Norah Jones on her surprising new album and the old song that's almost 'too sad' to play

Twenty-two years ago, Norah Jones blasted into superstardom at age 23 with the release of her instant-smash debut, “Come Away With Me.” An easygoing blend of jazz, folk, pop and country, the LP sold 4 million copies in its first 12 months and spun off an adult-contemporary radio staple in the ballad “Don’t Know Why”; in early 2003, Jones’ music won Grammy Awards for album, record and song of the year while she was named best new artist.

Since then, Jones has used her talent and her curiosity — not to mention the resources she enjoys as one of the last success stories of the CD era — to pursue all kinds of projects, including collaborations with Willie Nelson, Danger Mouse and Green Day’s Billie Joe Armstrong; a scrappy country trio called Puss N Boots; a podcast in which she jams with friends like Dave Grohl and Mavis Staples; even a foray into acting with her role in Wong Kar-wai’s 2007 film “My Blueberry Nights.”

Yet her latest offering is her most interesting in years: “Visions,” a funky, gently psychedelic garage-soul record that puts her sultry vocals amid fuzzy guitars, off-kilter drums and crinkly vintage keyboards. Jones, now 44, made the album, due Friday, with producer Leon Michels, known for his work as a member of the late Sharon Jones’ band, the Dap-Kings.

“In the beginning it was pretty ratty-sounding,” Michels said of the recording process. “I was thinking to myself, OK, cool, eventually we’ll call in players and do really clean versions, which we tried a couple of times.” He laughed. “Every time, Norah was like, ‘This is not better.’ So a lot of the songs that made the record are just our demos.”

Jones, who grew up in Texas — her father was the famous sitar player Ravi Shankar, who died in 2012 — lives in New York with her husband, musician Pete Remm, and their 9-year-old son and 7-year-old daughter. She spoke about “Visions” at her manager’s office in Los Angeles the day after the Super Bowl (which turns out to be a good time to shoot a music video on the Santa Monica Pier). “I’m not really into sports,” she said, “but me and my friend just hung out in my hotel room and watched the halftime show. It was fun.”

I’m not sure you’d be a natural Super Bowl halftime act.
Probably not.

But what’s the closest you’ve gotten to that kind of high-pressure performance?
Maybe the Grammys? I used to get offered the national anthem a lot early on. I never did do it. And then at a certain point, I was like, I should have done it. That would have been an experience.

Why did you say no?
At the time there was a lot going on in the world — it was the early 2000s — and I didn’t feel super-patriotic. But I wasn’t trying to make a political statement by not doing it.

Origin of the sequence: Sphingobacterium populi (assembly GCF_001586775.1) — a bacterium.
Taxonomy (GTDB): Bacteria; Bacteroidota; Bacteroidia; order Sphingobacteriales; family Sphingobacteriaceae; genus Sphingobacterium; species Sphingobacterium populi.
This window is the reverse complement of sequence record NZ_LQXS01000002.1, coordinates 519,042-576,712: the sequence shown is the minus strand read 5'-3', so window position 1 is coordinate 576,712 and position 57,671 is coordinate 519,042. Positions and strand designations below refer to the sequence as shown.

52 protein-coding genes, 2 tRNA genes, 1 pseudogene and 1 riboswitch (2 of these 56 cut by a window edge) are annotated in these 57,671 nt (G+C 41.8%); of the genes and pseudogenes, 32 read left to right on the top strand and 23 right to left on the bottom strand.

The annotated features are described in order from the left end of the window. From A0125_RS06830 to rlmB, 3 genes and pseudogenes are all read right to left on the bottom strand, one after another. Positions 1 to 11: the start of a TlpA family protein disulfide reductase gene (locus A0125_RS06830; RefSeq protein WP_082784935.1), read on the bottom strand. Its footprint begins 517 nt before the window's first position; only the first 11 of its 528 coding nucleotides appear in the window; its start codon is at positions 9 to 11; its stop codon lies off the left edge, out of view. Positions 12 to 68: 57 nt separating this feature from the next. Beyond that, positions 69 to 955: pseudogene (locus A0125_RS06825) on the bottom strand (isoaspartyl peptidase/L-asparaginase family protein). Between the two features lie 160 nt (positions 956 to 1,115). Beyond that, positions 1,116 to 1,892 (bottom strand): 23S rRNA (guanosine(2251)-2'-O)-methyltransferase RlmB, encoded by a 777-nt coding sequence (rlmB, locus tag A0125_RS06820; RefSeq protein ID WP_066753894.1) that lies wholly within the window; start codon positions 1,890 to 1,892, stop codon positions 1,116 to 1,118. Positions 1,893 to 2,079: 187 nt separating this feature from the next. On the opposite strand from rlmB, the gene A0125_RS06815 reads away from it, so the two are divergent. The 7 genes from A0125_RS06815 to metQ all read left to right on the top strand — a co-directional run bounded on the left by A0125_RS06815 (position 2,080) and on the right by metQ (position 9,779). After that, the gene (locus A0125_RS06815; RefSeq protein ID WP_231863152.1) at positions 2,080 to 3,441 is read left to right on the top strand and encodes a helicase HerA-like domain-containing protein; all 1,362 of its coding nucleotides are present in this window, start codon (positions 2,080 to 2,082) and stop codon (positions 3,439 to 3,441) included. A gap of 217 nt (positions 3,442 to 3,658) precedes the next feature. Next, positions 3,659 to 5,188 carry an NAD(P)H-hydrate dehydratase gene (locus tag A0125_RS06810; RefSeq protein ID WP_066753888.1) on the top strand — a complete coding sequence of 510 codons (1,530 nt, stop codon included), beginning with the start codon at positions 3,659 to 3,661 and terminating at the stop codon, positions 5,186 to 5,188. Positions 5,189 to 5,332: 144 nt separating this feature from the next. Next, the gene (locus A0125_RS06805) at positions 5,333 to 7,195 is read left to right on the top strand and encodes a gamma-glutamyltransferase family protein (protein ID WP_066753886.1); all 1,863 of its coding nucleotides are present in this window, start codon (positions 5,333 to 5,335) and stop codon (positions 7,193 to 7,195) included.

Your song “My Dear Country,” about George W. Bush’s reelection, gets at that ambivalence.
I’m not a black-and-white person. That song is expressing a complex feeling of loving something but questioning it. This country is so beautiful in so many ways. But I think at the time I was really becoming aware of things in a way that I never had before.

There’s a line in which you sing, “Who knows, maybe he’s not deranged.” These days your audience would assume you’re talking about Donald Trump.
When I did the song during the last election, that line — it played. But I think it always feels appropriate because we’re always like, what the f— is going on? I almost don’t want to sing it anymore because it’s too sad to feel that way.

This new album slightly reframes your singing and songwriting. It’s rawer than I’d grown accustomed to thinking about your music.
A lot of people have an image of me being kind of smooth. But I’ve always made records this way — “Don’t Know Why” was one take with a live band. I just have a smooth voice. I’m not saying I haven’t loosened up a little. That’s probably true. But I’ve never polished things. If anything, I’ve tried to rough it up because I know I sound smooth, and I always wanted to be more like Ray Charles. I think it’s just that Leon and I had such so much fun playing together. I remember kind of sweating and breathing hard when we were done with each song, like back in high school. It’s that raw feeling of: Oh, my God — music!

Leon produced your Christmas album from 2021, which was your first holiday record. I’m surprised some record exec didn’t push you to make one much earlier.
That would assume that I just do everything commercially.

Had you actively said no to a Christmas album?
I don’t remember that happening. But I never wanted to do something cheesy. Whether you think my early records were cheesy or not, I wasn’t trying to get into that — I was trying to lean away from that as much as possible.

You like Christmas music?
I love Christmas music. I remember listening to Christmas music in April during the pandemic. It snowed in New York that first month. We made pancakes and put on Christmas records, and we thought we were doing real good. When I look back, I realize how bad it was. We did an extra year of Zoom school just to be safe — worst decision I’ve ever made.